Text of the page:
Monday, August 05, 2013
A Scandalized Politician...Quite Unlike the Others
It was 50 years ago, the spring and summer of 1963. The prime minister was Harold Macmillan, the last Conservative giant before Margaret Thatcher but more broadly beloved, in part because he wasn’t all that conservative. He was in tune with his times, until he wasn’t. He’d been in government 11 years.
It came out that the secretary of state for war, John Profumo, 48, had become involved with a group of people who gathered at Cliveden, the country estate of the Astor family, about whom controversy had swirled since World War II. Years later Macmillan would write in his diary: “The old ‘Cliveden’ set was disastrous politically. The new ‘Cliveden’ set is said to be equally disastrous morally.”
It was for Profumo. At a pool party hosted by the society doctor, he met a young woman, 19-year-old Christine Keeler, who was either a dancer or a prostitute depending on the day and claimant. They commenced an affair. But Miss Keeler was also, she later said, romantically involved with the Soviet naval attaché assigned to London. Yevgeny Ivanov was there the day Profumo met her. And as all but children would have known, a Soviet military attaché was a Soviet spy.
The affair lasted a few months and was over by 1962. But there was a letter. And there were rumors. They surfaced in Parliament, where the Labour Party smelled blood.
When Profumo was caught, he panicked—and lied. That’s what did him in. And his lie was emphatic: He’d bring libel charges if the allegations were repeated outside the House.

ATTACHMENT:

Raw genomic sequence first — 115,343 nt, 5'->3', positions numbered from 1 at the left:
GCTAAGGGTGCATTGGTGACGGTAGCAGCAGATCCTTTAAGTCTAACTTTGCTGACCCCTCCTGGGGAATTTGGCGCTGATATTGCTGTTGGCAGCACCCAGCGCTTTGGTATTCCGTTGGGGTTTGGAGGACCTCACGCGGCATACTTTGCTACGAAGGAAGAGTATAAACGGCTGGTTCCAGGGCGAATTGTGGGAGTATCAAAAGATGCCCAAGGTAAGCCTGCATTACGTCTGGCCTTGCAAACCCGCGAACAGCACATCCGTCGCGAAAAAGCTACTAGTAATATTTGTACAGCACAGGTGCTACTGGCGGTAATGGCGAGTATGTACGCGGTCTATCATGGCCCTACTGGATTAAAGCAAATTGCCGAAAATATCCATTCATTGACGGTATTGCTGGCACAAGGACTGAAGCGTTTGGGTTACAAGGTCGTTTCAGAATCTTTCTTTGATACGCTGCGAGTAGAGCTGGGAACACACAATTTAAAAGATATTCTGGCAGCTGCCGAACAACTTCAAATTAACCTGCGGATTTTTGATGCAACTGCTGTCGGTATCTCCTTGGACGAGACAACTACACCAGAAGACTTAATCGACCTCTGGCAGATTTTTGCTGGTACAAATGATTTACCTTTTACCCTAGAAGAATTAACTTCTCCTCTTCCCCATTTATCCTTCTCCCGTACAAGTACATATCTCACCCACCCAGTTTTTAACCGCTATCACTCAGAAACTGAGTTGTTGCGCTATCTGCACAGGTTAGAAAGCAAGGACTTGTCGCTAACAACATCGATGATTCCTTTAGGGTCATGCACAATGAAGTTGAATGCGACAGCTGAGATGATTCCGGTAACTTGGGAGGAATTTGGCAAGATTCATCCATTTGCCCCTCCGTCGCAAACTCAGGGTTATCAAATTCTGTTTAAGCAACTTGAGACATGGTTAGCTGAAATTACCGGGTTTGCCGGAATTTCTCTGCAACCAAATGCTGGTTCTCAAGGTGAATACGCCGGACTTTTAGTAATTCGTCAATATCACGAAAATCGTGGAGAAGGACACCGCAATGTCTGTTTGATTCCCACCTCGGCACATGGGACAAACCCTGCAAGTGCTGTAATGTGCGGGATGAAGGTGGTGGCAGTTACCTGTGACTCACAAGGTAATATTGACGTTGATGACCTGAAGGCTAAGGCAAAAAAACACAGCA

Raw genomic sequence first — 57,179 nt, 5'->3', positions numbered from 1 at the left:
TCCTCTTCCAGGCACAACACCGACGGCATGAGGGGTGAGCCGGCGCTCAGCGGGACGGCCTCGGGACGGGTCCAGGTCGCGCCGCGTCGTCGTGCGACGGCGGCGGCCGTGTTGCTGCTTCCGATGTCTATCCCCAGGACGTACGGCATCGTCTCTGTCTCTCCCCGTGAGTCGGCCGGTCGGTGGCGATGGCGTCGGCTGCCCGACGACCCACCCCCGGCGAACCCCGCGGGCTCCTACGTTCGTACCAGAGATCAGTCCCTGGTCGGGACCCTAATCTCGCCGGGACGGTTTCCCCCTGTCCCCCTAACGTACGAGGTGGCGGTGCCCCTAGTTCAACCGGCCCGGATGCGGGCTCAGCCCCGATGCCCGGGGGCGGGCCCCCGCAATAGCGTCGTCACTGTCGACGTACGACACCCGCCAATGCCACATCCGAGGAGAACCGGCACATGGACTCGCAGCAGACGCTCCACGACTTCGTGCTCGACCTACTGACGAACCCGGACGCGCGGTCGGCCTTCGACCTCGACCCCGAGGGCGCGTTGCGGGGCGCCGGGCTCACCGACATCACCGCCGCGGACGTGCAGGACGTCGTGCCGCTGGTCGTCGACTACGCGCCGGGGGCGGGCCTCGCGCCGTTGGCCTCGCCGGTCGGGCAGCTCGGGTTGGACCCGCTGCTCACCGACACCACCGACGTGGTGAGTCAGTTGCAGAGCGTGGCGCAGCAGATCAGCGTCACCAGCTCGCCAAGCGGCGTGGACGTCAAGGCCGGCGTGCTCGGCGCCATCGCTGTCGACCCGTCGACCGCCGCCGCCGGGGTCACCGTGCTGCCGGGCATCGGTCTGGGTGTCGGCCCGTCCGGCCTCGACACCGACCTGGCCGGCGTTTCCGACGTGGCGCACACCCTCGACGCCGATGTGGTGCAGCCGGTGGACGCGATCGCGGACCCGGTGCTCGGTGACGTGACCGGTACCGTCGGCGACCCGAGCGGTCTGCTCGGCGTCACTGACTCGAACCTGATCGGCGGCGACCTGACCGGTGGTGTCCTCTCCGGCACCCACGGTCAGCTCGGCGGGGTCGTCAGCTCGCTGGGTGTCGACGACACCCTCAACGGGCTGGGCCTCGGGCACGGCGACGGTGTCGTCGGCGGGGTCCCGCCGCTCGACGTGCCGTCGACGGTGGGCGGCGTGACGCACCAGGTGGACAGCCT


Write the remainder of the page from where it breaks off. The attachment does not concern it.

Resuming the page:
Nearby, as he spoke, sat Harold Macmillan, glumly hoping or believing in his minister’s innocence. When Profumo, on the urging of his wife, came clean, Macmillan was left looking like a doddering Tory fool, a co-conspirator in a coverup, or at least a bungler of a major national-security question. Mortally wounded, he considered resigning. His government collapsed a year later.
Profumo—humiliated on every front page as an adulterer, a liar, a man of such poor judgment and irresponsibility that he mindlessly cavorted with enemy spies—was finished. Alistair Horne, in his biography of Macmillan, wrote of Profumo after the scandal as a “wretched” figure, “disgraced and stripped of all public dignities.”
Everyone hoped he’d disappear. He did…
And the rest of the story?
The rest of the story is brilliant and yes, even inspiring -- especially when described by the stylish prose of Peggy Noonan. I missed it the first time around (it was published last month by the Wall Street Journal) but I'm delighted I came across it this weekend. I think you'll find it most interesting reading. So here's Peggy Noonan's whole article, "How to Find Grace After Disgrace New York's politicians could learn from an Englishman's example."